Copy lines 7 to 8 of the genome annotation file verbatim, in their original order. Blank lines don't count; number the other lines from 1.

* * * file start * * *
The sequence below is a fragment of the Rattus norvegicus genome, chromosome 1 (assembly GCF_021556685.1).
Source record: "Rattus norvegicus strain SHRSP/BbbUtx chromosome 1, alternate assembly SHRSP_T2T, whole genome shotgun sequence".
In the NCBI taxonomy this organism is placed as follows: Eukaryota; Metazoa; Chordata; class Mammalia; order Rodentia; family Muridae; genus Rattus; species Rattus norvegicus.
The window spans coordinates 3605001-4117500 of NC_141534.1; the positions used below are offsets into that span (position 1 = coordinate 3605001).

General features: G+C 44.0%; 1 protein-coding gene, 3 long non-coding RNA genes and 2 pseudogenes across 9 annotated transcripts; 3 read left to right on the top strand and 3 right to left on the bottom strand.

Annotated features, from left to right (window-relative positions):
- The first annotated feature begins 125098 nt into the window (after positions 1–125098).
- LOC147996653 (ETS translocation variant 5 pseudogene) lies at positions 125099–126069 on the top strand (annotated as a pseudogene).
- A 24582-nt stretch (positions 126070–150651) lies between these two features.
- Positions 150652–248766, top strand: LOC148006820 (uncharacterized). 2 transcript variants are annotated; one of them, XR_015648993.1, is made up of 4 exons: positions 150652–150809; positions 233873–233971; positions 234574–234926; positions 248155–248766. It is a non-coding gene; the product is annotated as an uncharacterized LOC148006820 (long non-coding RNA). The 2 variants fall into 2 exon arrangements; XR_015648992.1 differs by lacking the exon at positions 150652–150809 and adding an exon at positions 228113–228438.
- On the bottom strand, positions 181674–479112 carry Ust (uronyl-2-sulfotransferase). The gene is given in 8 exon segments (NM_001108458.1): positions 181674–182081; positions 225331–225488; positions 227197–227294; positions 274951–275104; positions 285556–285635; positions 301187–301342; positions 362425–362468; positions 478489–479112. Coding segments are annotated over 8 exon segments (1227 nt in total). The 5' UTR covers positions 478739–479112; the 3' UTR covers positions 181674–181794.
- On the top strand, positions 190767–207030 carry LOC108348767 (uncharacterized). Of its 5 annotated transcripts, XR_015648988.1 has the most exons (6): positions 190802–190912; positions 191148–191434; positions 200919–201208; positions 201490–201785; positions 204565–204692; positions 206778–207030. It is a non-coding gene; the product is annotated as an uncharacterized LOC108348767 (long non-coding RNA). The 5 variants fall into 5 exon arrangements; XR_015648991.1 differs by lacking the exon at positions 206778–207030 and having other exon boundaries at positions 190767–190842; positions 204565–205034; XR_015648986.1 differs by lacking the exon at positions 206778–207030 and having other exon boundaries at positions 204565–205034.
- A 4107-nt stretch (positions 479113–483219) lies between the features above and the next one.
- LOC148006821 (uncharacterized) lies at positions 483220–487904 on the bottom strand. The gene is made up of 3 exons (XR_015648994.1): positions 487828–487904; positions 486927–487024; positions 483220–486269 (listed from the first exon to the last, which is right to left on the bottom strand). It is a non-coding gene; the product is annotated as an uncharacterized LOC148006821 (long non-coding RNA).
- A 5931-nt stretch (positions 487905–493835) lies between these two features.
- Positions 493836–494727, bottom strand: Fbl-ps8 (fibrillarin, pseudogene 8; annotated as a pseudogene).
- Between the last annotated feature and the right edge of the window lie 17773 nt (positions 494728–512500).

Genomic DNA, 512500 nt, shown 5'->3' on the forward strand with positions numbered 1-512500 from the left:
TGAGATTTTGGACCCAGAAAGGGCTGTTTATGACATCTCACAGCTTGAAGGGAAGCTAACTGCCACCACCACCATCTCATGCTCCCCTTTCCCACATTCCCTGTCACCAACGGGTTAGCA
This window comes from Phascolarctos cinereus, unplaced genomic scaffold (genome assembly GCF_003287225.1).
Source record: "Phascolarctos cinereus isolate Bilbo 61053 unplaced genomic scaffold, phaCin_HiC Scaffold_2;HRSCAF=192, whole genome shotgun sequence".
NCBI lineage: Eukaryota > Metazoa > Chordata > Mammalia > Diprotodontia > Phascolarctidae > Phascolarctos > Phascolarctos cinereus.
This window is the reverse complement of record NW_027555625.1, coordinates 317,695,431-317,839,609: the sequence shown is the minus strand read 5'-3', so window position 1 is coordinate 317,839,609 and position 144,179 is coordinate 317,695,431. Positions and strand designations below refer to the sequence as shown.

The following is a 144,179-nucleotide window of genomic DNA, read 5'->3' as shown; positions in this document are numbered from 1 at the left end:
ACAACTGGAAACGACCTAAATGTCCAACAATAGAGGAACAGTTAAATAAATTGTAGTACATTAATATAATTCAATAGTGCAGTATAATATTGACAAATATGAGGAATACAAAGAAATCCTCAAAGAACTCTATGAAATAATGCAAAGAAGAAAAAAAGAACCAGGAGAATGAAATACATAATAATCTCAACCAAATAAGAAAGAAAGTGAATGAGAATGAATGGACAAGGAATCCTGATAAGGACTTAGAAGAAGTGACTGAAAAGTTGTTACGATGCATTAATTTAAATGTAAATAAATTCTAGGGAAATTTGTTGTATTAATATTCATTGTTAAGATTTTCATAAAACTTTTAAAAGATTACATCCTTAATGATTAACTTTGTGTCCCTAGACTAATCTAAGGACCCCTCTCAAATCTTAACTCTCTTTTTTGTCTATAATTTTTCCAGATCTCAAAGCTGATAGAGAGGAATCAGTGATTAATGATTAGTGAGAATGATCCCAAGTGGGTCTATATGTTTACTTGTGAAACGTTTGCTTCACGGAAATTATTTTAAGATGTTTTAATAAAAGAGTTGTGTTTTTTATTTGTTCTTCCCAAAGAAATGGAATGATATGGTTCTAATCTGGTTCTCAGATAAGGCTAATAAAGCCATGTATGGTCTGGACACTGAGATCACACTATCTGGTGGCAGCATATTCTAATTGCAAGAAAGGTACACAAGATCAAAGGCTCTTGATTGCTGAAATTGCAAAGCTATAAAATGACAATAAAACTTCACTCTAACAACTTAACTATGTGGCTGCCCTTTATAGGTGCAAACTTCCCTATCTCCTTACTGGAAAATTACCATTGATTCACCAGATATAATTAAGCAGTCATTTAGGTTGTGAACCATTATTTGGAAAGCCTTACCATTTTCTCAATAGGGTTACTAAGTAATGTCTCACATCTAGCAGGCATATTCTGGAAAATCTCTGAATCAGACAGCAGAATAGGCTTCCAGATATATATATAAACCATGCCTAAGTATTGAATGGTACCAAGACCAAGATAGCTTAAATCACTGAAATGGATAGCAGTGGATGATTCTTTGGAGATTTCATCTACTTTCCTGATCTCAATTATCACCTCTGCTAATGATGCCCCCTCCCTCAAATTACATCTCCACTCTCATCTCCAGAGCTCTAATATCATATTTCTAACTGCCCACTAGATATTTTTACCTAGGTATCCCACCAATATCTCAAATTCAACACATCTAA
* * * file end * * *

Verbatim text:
- The first annotated feature begins 125098 nt into the window (after positions 1–125098).
- LOC147996653 (ETS translocation variant 5 pseudogene) lies at positions 125099–126069 on the top strand (annotated as a pseudogene).